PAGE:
Fairs Market Maastricht Netherlands

A market boom, but only for some

Annual report finds total sales are up, but gives little comfort to Tefaf’s Old Masters and antiques dealers

Holding up: high-end Old Masters such as Hogarth’s The Beggar’s Opera II, 1728, at The Fine Art Society

For the exhibitors at the 27th Tefaf Maastricht (14-23 March), a fair with its roots in Old Masters and antiques, the findings of Clare McAndrew’s annual report on the market as a whole—produced to coincide with the fair—were less encouraging than the headline figures suggest.

McAndrew finds that, as a whole, the fine art and antiques market is almost back to the boom levels of 2007. In 2013, sales totalled €47.4bn, up 8% on the previous year; in 2007, the total was €48bn. But, she finds, Modern and contemporary art accounted for 75% of the value of the fine art market (which does not include antiques) leaving many of Tefaf’s exhibitors in the minority.

There were some questions about how meaningful such aggregated data can be on the art market (see below), and McAndrew acknowledged: “The market is not one homogenous entity; some sectors are booming while others are lagging behind”.

The differences are stark, if not particularly surprising to art market observers. According to her data, the post-war and contemporary market is certainly in rude health (it grew by 11% last year), but the stratospheric prices achieved for around a dozen modern and contemporary artists are skewing the overall picture. McAndrew’s report says that the market’s 2013 gain was driven by a rise in value, not volume.

The market for Old Masters (a broad range, defined by McAndrew as artists born between 1275 and 1850 and also including Chinese artists from the same period) contracted by 7% in value in 2013, the second year of negative growth, bringing sales to just over €1bn.

Nevertheless, dealers at Tefaf insist that the Old Master market is also holding up at the high end. “At the top of the market, nothing has really changed,” says the Zurich-based Old Masters dealer David Koetser, noting, however, the difference in price levels between a blue-chip Old Master and a post-war work. “You can get a Rubens for £3m to £4m, [but] you need to add a zero to that for a [Francis] Bacon,” he says. By the second day of the fair, the gallery had sold five out of 35 works by artists including Pieter Claesz and Otto Marseus van Schrieck.

Sales of Old Masters have been mainly to European and US buyers. Despite a charm offensive by Tefaf to establish links with China in recent years, including an unsuccessful attempt to open a fair in Beijing in 2014 in partnership with Sotheby’s, dealers at the fair say that Chinese collectors are largely absent. However, a Hong Kong media tycoon, who preferred to remain anonymous, bought two pieces at the Parisian gallery Didier Aaron & Cie: an 18th-century bust by Claude-François Attiret and a painting by Jean-Baptiste Regnault, around 1788 (prices were undisclosed). Bruno Desmarest, a director at the gallery, says that collectors from Hong Kong are more inclined to buy European Old Masters because of the “shared cultural heritage with Europe”.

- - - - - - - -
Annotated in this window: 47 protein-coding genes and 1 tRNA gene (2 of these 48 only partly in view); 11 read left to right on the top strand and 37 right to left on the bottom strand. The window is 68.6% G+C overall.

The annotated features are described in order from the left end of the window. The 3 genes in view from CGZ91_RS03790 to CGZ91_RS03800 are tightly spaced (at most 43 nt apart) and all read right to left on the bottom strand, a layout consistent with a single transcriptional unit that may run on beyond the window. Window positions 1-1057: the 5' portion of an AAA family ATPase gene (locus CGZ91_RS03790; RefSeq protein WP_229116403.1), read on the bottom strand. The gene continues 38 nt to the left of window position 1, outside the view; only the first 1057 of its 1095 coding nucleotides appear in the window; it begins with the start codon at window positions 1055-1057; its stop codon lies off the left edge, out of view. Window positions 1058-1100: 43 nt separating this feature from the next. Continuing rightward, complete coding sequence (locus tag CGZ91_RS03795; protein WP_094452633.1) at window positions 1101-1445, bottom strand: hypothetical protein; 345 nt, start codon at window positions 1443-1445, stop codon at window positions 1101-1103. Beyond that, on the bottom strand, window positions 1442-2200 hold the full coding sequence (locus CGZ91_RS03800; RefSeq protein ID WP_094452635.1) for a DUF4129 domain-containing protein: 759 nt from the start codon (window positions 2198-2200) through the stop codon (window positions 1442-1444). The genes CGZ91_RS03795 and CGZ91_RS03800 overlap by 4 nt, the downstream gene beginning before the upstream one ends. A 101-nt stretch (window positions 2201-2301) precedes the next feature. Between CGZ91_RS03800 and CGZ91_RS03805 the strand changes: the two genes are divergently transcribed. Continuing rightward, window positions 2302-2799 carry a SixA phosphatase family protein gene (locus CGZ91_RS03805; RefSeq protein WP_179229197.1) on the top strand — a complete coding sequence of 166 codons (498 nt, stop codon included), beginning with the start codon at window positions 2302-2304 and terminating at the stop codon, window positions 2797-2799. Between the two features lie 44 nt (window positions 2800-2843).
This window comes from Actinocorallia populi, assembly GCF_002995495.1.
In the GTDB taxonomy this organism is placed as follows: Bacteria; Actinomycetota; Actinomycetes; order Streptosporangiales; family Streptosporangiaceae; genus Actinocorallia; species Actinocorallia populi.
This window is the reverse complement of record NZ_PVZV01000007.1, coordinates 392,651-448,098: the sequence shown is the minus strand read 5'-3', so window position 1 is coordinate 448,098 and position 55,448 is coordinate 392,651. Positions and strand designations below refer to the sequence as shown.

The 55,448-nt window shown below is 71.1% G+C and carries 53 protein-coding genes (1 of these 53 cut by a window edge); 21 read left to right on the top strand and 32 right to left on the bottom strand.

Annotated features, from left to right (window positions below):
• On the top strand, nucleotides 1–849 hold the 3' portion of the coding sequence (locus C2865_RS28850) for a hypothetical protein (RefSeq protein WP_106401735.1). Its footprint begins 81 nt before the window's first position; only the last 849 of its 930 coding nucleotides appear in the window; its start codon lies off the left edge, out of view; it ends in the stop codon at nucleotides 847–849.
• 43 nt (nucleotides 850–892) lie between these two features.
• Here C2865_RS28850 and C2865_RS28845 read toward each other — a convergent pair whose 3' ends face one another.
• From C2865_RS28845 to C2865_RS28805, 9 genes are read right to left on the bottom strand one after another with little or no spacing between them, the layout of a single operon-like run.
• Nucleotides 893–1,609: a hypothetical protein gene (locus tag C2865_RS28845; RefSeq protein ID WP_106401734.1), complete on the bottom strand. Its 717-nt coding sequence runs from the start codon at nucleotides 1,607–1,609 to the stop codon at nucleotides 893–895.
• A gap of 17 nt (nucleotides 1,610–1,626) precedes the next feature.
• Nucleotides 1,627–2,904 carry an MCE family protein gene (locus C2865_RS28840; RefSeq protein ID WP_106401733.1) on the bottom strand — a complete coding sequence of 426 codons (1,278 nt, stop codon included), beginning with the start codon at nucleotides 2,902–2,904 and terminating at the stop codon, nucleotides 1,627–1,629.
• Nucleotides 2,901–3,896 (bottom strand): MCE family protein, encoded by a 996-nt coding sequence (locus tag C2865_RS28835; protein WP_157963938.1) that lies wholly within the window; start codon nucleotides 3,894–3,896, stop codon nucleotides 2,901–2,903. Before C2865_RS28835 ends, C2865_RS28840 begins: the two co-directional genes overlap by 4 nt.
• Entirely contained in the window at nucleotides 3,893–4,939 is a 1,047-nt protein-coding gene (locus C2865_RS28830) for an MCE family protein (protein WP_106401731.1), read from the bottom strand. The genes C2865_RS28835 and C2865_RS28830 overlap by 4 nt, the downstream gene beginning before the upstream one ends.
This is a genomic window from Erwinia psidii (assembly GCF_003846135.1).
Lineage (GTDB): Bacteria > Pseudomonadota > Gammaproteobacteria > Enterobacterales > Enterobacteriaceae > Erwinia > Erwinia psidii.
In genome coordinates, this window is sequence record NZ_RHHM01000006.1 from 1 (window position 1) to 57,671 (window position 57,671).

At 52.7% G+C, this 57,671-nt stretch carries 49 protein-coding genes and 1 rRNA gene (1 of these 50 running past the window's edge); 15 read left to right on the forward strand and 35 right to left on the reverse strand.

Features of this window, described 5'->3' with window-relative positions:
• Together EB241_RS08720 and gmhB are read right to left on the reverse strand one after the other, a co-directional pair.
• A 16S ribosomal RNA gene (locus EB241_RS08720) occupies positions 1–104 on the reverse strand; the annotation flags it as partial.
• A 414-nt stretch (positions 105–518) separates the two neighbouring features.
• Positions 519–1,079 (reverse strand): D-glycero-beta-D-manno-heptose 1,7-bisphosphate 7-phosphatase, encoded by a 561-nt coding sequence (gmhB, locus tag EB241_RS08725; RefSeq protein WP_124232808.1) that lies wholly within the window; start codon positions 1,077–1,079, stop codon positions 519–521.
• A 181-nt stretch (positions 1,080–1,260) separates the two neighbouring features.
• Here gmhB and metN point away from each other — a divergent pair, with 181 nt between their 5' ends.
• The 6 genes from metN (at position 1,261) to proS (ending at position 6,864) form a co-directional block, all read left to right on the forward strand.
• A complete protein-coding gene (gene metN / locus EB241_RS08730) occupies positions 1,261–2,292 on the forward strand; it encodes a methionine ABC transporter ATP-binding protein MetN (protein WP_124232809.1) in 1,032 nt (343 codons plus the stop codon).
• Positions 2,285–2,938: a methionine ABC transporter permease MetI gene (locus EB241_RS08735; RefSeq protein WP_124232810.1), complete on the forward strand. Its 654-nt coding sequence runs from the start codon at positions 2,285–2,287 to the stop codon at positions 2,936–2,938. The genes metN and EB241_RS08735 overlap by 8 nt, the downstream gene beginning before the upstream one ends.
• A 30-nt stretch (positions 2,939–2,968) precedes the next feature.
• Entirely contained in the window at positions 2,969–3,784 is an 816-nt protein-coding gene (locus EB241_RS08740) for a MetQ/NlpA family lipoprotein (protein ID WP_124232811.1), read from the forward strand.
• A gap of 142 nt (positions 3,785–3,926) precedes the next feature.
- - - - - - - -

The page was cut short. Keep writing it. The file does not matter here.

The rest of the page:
Antiques dealers tell a similar story to their Old Master counterparts. Prices at the top of the antiques market “never really moved”, says Marella Rossi Mosseri, a director of Aveline gallery in Paris, which shares a stand with the French dealer Christophe de Quénetain. The picture is different lower down. “Now you can only sell the very best pieces. The middle market is struggling,” says De Quénetain.

McAndrew’s report reveals that some antiques dealers in the US are “struggling more” or “simply managing to maintain a stable level of sales”. She says that the market for antiques, together with decorative arts and collectibles, grew by “roughly 2%” in 2013. Surprisingly, given that 43% of dealers at Tefaf specialise in antiques (119 out of 274 galleries), McAndrew’s report glosses over this part of the market. However, the economist says she hopes to analyse the sector more closely next year, including providing a breakdown by genre, including furniture, decorations, couture, jewellery and textiles.

Many dealers were reluctant to confirm sales and prices from Tefaf because of complex VAT laws in Holland, which require dealers to pay 21% tax on deals completed at the fair. Nevertheless, the Munich- and London-based dealer Bernheimer-Colnaghi reported the sale of a small early 19th-century self-portrait by Paulin-Jean-Baptiste Guérin, with an asking price of €310,000, and a 17th-century Madonna and Child by Bernardo Strozzi, priced at €760,000.

Number crunching

There were some grumbles this year about the methodology of McAndrew’s report, which—unlike most other market analyses—includes data from art dealers (which is not public) as well as published auction house results.

The information from dealers—whom McAndrew estimates to account for around 53% of the global market—comes from an anonymous survey of around 5,500 dealers from the US, Europe, Asia, Africa and South America. This represents only a small fraction (less than 2%) of what she estimates as 295,000 art dealers worldwide in 2013.

The challenges of collating meaningful art market data are hardly new to the art market and McAndrew says: “It is a highly opaque market and dealers are very private, despite most of them realising that this sort of benchmarking is actually really useful to the market.” But, she says, “the 2% of dealers we survey would come close to representing half the value of the market.”

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